|Emperor of Japan|
|Reign||May 15, 1036 – February 5, 1045|
|Coronation||August 4, 1036|
|Born||14 December 1009|
Heian Kyō (Kyōto)
|Died||7 February 1045 (aged 37)|
Higashi-sanjō Tei (東三条第), Heian Kyō (Kyōto)
Enjō-ji no misasagi (円乗寺陵) (Kyōto)
|Mother||Fujiwara no Shōshi|
Go-Suzaku's reign spanned the years from 1036 through 1045.
This 11th-century sovereign was named after the 10th-century Emperor Suzaku and go- (後), translates literally as "later;" and thus, he is sometimes called the "Later Emperor Suzaku". The Japanese word "go" has also been translated to mean the "second one;" and in some older sources, this emperor may be identified as "Suzaku, the second" or as "Suzaku II."
Go-Suzaku had five Empresses and seven Imperial children.
Events of Go-Suzaku's lifeEdit
- May 15, 1036 (Chōgen 9, 17th day of the 4th month) : In the 9th year of Emperor Go-Ichijō's reign (後一条天皇九年), he died; and the succession (‘‘senso’’) was received by his son.
- 1036 (Chōgen 9, 7th month): Emperor Go-Suzaku is said to have acceded to the throne (‘‘sokui’’).
- February 5, 1045 (Kantoku 2, 16th day of the 1st month): Emperor Go-Suzaku abdicated.
- February 7, 1045 (Kantoku 2, 18th day of the 1st month): The former-Emperor Go-Suzaku ordained as a Buddhist monk and died the same day at the age of 37. His reign has lasted nine years—five in the nengō Chōryaku, four in Chōkyu, and 2 in Kantoku.
Go-Suzaku is buried amongst the "Seven Imperial Tombs" at Ryōan-ji Temple in Kyoto.
The specific mound which commemorates the Hosokawa Emperor Go-Suzaku is today named Shu-zan.
The emperor's burial place would have been quite humble in the period after Go-Suzaku died.
These tombs reached their present state as a result of the 19th century restoration of imperial sepulchers (misasagi) which were ordered by Emperor Meiji.
The final resting place of Emperor Go-Suzaku's consort, Teishi Nai-shinnō (1013–1094), is here as well.
Kugyō (公卿) is a collective term for the very few most powerful men attached to the court of the Emperor of Japan in pre-Meiji eras. Even during those years in which the court's actual influence outside the palace walls was minimal, the hierarchic organization persisted.
In general, this elite group included only three to four men at a time. These were hereditary courtiers whose experience and background would have brought them to the pinnacle of a life's career. During Go-Suzaku's reign, this apex of the Daijō-kan included:
Eras of Go-Suzaku's reignEdit
Consorts and childrenEdit
- First Daughter: Imperial Princess Nagako/Ryōshi (良子内親王, 1029–1077) – Saiō at Ise Shrine 1036–1045 (Ippon-Jusangū, 一品准三宮)
- Second daughter: Imperial Princess Yoshiko/Kenshi (娟子内親王, 1032–1103) – Saiin at Kamo Shrine 1036–1045, later married Minamoto Toshifusa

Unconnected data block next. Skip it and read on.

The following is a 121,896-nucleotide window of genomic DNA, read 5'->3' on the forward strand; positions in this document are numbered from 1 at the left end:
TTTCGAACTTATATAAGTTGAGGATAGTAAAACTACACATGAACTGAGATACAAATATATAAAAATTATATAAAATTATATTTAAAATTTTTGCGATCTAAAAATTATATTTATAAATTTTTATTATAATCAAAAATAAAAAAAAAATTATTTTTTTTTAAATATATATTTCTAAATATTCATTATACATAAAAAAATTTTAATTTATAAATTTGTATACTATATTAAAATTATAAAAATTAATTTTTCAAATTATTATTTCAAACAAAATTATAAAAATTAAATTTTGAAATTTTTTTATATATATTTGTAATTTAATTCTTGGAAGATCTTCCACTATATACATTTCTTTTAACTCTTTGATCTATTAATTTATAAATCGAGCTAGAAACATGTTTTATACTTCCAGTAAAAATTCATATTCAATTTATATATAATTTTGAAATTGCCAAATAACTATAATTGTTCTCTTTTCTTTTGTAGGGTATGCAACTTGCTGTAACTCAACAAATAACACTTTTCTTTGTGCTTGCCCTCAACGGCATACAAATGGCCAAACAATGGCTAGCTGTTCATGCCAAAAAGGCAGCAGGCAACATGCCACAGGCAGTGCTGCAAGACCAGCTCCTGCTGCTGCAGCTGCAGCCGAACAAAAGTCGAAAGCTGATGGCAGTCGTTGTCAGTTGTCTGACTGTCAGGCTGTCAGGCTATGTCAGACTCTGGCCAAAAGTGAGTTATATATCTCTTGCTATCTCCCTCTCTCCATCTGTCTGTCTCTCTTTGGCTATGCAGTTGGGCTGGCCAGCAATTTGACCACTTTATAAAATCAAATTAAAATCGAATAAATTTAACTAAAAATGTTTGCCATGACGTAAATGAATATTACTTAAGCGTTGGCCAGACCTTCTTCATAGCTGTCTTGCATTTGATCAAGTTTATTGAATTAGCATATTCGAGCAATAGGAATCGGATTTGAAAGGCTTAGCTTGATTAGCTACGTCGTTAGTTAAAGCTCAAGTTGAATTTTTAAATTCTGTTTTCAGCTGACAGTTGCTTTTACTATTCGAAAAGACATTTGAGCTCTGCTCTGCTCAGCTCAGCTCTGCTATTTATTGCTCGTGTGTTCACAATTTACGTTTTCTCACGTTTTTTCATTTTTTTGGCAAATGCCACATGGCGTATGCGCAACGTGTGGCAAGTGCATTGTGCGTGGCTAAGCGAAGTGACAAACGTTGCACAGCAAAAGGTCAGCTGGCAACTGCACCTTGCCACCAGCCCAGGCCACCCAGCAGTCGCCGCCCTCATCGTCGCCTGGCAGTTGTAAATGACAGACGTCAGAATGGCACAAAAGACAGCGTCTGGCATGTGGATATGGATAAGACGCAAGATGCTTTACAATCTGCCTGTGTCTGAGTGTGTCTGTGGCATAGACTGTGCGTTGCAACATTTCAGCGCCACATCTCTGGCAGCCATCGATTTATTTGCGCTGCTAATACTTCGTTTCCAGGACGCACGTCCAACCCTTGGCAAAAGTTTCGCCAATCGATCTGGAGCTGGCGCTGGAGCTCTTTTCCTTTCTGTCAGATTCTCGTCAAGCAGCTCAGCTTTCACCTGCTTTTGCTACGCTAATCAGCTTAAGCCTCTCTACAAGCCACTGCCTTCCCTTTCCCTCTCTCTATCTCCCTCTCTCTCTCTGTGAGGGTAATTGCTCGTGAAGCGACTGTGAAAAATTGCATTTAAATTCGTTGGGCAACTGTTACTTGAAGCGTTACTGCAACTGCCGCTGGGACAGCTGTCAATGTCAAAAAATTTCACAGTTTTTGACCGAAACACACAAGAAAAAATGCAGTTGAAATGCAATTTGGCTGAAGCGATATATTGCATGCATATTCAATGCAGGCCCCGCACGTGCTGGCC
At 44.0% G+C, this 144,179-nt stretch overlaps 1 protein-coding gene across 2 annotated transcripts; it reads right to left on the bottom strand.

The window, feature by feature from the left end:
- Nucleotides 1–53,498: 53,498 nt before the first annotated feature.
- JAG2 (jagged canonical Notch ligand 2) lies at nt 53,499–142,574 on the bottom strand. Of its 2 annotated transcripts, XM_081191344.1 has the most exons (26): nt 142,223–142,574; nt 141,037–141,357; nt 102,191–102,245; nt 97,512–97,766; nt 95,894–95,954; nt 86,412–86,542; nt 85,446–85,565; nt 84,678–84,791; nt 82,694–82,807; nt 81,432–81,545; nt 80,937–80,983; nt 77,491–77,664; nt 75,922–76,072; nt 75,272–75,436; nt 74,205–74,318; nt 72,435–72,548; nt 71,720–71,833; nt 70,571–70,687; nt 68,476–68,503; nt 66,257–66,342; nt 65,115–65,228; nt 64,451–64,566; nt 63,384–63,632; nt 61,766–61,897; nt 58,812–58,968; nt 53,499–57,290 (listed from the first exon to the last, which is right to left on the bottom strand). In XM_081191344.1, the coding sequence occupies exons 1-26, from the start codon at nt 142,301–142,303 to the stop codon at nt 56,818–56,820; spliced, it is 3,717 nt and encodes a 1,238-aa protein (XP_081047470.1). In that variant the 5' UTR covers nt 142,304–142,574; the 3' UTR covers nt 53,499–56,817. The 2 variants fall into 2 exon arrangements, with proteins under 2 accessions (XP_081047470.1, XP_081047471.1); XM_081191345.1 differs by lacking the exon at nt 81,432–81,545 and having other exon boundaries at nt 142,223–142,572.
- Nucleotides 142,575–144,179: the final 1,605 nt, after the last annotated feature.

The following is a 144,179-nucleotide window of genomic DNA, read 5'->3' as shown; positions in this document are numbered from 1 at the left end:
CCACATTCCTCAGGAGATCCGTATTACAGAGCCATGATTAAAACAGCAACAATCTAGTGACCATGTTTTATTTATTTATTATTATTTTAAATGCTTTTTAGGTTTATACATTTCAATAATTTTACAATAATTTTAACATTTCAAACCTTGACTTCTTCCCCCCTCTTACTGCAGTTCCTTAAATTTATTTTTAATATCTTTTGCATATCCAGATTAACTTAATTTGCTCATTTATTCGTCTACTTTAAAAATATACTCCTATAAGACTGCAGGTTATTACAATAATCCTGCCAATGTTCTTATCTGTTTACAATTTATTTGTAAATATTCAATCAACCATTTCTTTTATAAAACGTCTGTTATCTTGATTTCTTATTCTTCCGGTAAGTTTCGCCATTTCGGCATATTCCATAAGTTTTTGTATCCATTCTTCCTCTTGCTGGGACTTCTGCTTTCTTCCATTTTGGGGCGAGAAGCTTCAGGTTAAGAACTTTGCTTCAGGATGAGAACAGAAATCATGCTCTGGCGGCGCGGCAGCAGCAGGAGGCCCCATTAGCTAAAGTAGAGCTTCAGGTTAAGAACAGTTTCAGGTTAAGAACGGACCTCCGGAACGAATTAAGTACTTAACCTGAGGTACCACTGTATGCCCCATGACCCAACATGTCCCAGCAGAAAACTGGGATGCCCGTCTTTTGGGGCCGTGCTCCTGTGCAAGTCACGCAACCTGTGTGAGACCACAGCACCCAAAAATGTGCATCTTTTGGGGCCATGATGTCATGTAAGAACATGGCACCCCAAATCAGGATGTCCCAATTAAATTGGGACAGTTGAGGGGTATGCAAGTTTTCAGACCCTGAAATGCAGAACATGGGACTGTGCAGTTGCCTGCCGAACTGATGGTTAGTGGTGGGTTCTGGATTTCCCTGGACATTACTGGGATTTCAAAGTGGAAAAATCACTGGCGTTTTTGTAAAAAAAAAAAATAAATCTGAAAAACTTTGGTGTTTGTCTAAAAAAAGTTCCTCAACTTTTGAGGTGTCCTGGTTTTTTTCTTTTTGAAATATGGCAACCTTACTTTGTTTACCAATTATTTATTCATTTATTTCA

- Second Son: Imperial Prince Takahito (尊仁親王) later Emperor Go-Sanjo
- Third Daughter: Imperial Princess Sukeko/Yūshi (祐子内親王; 1038–1105) – (Sanpon-Jusangū, 三品准三宮)
- Fourth Daughter: Imperial Princess Miwako/Baishi (禖子内親王; 1039–1096) (Rokujō Saiin, 六条斎院) – Saiin at Kamo Shrine 1046–1058
Crown Princess (died before Emperor's accession): Fujiwara no Yoshiko (藤原嬉子; 1007-1025), Fujiwara no Michinaga‘s 6th daughter
- First Son: Imperial Prince Chikahito (親仁親王) later Emperor Go-Reizei
Consort (Nyōgo): Fujiwara no Nariko/Seishi (藤原生子; 1014–1068), Fujiwara no Norimichi‘s eldest daughter
Consort (Nyōgo): Fujiwara no Nobuko/Enshi (藤原延子; 1016–1095), Fujiwara no Yorimune‘s 2nd daughter
|Ancestors of Emperor Go-Suzaku|
- Imperial Household Agency (Kunaichō): 後朱雀天皇 (69)
- Ponsonby-Fane, Richard. (1959). The Imperial House of Japan, p. 75.
- Brown, Delmer et al. (1979). Gukanshō, pp. 310–311; Varley, H. Paul. (1980). Jinnō Shōtōki. p. 195-196; Titsingh, Isaac. (1834). Annales des empereurs du Japon, pp. 160–162., p. 160, at Google Books
- Brown, pp. 264; prior to Emperor Jomei, the personal names of the emperors were very long and people did not generally use them. The number of characters in each name diminished after Jomei's reign.
- Brown, p. 310; Varley, p. 197.
- Titsingh, p. 160.
- Brown, p. 311.
- Brown, p. 310; Varley, p. 44; a distinct act of senso is unrecognized prior to Emperor Tenji; and all sovereigns except Jitō, Yōzei, Go-Toba, and Fushimi have senso and sokui in the same year until the reign of Emperor Go-Murakami.
- Titsingh, p. 160; Varley, p. 44.
- Titsingh, p. 162; Brown, p. 311.
- Ponsonby-Fane, p. 421.
- The "Seven Imperial Tombs" at Ryoan-ji are the burial places of Uda, Kazan, Ichijō, Go-Suzaku, Go-Reizei, Go-Sanjō, and Horikawa.
- Moscher, G. (1978). Kyoto: A Contemplative Guide, pp. 277–278.
- Titsingh, p. 160-162.
- "Genealogy". Reichsarchiv (in Japanese). Retrieved 19 May 2018.
- Brown, Delmer M. and Ichirō Ishida, eds. (1979). Gukanshō: The Future and the Past. Berkeley: University of California Press. ISBN 978-0-520-03460-0; OCLC 251325323
- Moscher, Gouverneur. (1978). Kyoto: A Contemplative Guide. ISBN 9780804812948; OCLC 4589403
- Ponsonby-Fane, Richard Arthur Brabazon. (1959). The Imperial House of Japan. Kyoto: Ponsonby Memorial Society. OCLC 194887
- Titsingh, Isaac. (1834). Nihon Odai Ichiran; ou, Annales des empereurs du Japon. Paris: Royal Asiatic Society, Oriental Translation Fund of Great Britain and Ireland. OCLC 5850691
- Varley, H. Paul. (1980). Jinnō Shōtōki: A Chronicle of Gods and Sovereigns. New York: Columbia University Press. ISBN 978-0-231-04940-5; OCLC 59145842
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